August 28, 2009

bankrupt on selling

You're looking at a promo shot for Nike's new Sup Pop sneakers: the perfect shoe for indie kids and alt-rock drop-outs. Along with the logo of a shattering disc (discussed briefly in my last post) that Pitchfork has been using to encapsulate the evolution of popular music during the first decade of the 2000s, I think this Nike ad pretty much sums up the rest: the all too common passage of popular indie labels (and their bands) through a sort of corporate baptism and on to mass acceptance. The unprecedented breakthroughs of bands like Modest Mouse, The Shins, Death Cab for Cutie and the Arcade Fire helped carve out an indie niche that major labels have recognized as one of the most profitable (i.e. one of the few growing) domains in popular music. Again and again, we've had our anti-corporate indie ideals smashed by car ads (Modest Mouse), beer promos (the Dodos) and major motion picture soundtracks (let's just call it "the Juno factor"). But it would be ludicris to associate this trend of cooperation with this decade alone. The Sub Pop sneakers remind us that this is nothing new. No strangers to corporate partnership, Sonic Youth have recently been turning tricks for Starbucks, while M. I. A. and members of the Yeah Yeah Yeahs have peddled footwear for Converse and Adidas. Bands and brands have always been difficult to disambiguate and the past decade brought lo-fi rebellion home at a scale few could have predicted.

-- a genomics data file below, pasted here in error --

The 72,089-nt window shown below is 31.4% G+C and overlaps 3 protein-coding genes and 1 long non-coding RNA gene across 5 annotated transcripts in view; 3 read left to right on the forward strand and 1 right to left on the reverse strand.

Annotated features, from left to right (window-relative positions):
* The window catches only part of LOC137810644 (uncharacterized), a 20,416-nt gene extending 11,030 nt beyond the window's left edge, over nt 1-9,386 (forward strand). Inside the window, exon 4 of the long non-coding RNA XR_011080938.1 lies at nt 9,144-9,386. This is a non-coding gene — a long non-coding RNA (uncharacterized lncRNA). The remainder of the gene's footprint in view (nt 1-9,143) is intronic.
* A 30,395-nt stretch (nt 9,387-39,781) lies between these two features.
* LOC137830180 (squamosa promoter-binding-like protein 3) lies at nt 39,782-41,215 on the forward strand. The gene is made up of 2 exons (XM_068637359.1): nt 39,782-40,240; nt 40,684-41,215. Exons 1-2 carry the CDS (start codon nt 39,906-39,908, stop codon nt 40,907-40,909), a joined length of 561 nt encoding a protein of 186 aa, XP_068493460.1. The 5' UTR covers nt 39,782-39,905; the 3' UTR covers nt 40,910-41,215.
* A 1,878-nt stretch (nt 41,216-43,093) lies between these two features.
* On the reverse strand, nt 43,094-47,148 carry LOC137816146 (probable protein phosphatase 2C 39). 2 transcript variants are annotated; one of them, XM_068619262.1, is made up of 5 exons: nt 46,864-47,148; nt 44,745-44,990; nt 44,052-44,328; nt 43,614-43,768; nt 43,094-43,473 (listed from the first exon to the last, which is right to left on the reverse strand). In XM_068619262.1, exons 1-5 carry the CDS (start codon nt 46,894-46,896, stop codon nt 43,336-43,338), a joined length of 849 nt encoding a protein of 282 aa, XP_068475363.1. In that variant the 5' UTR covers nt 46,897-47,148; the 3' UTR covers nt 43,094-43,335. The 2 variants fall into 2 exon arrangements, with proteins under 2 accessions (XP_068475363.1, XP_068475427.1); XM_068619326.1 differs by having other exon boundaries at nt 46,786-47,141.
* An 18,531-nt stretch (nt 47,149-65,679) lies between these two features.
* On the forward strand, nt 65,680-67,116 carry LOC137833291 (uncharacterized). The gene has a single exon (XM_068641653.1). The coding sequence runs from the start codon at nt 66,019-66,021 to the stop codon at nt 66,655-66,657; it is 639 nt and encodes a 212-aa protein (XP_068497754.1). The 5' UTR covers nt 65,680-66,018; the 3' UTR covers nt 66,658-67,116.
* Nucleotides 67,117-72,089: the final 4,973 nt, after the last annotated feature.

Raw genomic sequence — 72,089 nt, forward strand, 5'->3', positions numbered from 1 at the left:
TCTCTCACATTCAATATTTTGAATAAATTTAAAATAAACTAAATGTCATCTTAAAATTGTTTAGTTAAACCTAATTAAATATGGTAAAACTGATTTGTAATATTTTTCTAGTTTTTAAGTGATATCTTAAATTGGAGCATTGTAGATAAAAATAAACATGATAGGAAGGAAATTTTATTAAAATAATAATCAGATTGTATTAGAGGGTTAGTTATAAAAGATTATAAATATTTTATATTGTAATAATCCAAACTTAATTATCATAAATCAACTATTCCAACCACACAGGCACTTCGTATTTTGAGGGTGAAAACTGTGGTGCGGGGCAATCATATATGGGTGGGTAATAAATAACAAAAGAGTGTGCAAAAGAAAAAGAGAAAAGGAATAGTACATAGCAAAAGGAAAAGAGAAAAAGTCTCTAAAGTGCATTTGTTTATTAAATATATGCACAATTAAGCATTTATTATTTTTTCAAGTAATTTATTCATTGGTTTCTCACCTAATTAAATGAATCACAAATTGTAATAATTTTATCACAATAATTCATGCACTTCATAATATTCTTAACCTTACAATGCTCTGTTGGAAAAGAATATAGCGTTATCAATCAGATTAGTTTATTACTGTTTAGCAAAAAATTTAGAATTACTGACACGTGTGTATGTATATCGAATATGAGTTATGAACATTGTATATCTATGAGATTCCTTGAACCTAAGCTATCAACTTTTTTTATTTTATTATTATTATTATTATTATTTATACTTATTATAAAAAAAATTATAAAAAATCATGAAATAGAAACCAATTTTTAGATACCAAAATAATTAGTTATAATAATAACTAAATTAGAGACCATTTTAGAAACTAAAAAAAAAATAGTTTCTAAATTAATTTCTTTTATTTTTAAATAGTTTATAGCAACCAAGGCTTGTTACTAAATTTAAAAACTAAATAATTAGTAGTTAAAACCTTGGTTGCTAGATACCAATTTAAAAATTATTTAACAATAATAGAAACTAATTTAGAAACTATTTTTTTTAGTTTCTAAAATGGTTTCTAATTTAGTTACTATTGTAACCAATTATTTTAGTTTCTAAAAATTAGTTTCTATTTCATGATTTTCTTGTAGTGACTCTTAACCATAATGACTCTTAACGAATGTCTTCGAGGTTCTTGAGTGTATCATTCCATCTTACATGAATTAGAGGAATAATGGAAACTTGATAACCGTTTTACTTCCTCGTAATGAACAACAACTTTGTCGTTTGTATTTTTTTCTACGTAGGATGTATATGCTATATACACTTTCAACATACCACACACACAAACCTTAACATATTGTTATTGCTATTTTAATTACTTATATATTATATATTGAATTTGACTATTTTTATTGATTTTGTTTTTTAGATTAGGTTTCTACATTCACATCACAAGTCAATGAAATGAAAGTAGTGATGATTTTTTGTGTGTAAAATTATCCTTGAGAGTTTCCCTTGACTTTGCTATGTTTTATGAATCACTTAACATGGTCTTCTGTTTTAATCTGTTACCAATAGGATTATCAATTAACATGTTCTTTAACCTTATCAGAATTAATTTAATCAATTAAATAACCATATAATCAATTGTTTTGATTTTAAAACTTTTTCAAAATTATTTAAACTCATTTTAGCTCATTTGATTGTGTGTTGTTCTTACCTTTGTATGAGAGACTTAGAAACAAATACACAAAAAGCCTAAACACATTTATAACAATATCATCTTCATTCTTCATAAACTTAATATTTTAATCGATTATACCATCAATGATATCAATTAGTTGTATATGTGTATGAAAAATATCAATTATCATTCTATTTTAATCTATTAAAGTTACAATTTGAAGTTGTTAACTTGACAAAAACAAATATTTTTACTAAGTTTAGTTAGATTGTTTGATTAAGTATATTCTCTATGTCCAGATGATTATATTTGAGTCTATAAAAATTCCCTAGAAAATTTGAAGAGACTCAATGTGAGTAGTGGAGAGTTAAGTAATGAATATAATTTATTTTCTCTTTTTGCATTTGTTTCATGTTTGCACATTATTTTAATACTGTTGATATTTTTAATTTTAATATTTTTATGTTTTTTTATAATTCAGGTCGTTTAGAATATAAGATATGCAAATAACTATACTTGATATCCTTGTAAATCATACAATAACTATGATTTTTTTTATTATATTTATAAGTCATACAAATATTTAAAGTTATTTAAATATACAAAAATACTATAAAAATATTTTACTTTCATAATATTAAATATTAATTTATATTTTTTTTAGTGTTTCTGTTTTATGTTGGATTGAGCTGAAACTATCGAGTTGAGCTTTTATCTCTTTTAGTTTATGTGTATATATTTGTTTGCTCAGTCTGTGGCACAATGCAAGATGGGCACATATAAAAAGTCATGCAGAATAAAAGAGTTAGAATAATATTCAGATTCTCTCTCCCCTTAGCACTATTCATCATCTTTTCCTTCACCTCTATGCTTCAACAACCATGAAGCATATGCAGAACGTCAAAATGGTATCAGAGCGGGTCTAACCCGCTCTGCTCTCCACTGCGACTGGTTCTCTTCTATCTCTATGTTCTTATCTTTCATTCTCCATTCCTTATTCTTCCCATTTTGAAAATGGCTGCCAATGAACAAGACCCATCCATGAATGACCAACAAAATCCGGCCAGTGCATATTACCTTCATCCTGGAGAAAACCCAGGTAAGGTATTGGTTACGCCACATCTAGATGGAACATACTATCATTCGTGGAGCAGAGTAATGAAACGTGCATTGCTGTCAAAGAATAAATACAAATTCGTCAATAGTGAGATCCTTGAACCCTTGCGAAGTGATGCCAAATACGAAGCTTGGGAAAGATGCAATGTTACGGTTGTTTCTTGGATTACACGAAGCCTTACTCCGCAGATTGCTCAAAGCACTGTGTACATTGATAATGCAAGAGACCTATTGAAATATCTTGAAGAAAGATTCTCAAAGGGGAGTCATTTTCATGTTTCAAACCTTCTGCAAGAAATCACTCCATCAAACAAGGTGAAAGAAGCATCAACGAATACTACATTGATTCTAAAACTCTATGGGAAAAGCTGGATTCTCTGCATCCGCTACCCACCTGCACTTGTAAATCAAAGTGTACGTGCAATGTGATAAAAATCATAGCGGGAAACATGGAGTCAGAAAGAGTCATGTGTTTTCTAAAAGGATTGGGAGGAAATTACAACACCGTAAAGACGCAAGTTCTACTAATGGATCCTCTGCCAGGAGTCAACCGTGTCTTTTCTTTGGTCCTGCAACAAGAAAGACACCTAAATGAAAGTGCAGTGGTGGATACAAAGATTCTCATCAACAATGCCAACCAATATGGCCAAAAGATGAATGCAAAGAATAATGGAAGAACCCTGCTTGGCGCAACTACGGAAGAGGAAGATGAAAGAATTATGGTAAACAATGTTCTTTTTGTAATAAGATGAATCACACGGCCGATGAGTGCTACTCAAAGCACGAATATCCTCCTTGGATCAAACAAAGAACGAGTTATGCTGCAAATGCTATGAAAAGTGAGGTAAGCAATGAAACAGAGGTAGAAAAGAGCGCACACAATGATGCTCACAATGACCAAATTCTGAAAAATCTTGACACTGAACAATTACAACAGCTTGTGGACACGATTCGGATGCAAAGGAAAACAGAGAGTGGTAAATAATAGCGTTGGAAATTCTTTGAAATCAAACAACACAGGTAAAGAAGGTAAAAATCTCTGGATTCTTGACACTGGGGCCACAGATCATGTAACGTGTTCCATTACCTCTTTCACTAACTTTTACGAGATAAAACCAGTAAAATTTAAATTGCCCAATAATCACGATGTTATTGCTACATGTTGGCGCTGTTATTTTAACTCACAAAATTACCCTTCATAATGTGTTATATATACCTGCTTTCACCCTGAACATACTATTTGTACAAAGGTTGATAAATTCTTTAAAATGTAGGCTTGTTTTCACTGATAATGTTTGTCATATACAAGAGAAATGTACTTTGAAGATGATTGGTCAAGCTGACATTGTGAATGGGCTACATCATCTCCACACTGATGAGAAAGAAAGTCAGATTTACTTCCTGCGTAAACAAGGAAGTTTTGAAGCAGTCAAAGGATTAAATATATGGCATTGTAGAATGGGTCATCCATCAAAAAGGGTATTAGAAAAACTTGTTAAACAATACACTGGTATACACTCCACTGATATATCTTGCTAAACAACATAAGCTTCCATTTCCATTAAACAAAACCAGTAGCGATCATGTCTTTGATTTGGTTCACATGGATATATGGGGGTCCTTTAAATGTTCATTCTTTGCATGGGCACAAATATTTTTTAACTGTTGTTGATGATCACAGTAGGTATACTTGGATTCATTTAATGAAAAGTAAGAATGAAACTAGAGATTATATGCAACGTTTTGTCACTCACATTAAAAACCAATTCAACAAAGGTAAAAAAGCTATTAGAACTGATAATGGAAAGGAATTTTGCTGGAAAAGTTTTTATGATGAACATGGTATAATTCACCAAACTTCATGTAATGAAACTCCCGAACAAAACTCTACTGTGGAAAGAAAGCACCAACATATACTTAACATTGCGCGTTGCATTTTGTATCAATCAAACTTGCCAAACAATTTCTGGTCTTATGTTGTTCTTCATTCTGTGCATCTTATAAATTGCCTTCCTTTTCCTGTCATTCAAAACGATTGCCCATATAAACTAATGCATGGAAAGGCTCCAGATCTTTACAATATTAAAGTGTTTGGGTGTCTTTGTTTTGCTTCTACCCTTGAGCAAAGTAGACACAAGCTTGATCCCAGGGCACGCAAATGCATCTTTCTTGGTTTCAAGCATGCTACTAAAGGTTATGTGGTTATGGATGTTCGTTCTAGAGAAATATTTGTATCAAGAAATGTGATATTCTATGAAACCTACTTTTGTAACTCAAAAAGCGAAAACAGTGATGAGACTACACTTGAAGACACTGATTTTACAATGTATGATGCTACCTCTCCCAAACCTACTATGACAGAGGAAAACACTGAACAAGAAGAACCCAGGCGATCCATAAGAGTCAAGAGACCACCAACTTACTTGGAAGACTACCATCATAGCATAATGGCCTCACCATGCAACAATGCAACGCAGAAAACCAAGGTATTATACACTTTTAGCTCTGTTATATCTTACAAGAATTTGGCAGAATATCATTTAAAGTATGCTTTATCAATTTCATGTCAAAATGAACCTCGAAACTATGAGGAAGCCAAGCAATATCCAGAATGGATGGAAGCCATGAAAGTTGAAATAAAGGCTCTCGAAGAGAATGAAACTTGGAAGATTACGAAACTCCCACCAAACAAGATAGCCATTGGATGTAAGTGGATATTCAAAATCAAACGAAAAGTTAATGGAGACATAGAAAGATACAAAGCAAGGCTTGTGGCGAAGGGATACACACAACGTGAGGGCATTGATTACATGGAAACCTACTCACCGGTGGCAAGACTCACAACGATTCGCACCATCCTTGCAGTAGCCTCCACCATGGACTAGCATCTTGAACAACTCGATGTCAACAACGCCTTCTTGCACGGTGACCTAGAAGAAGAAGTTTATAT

1. I think it should sooner be called the "Garden State" factor.

    When was the last time you saw a movie poster that advertised the film's corresponding "killer soundtrack"?

    This shoe surprises me, but not entirely. I can't wait for the Arts & Crafts messenger bag.

  2. I take your point. I was trying to forget Garden State ever existed. Then again, Juno's entire aesthetic was more self-consciously "indie." And it won an Oscar.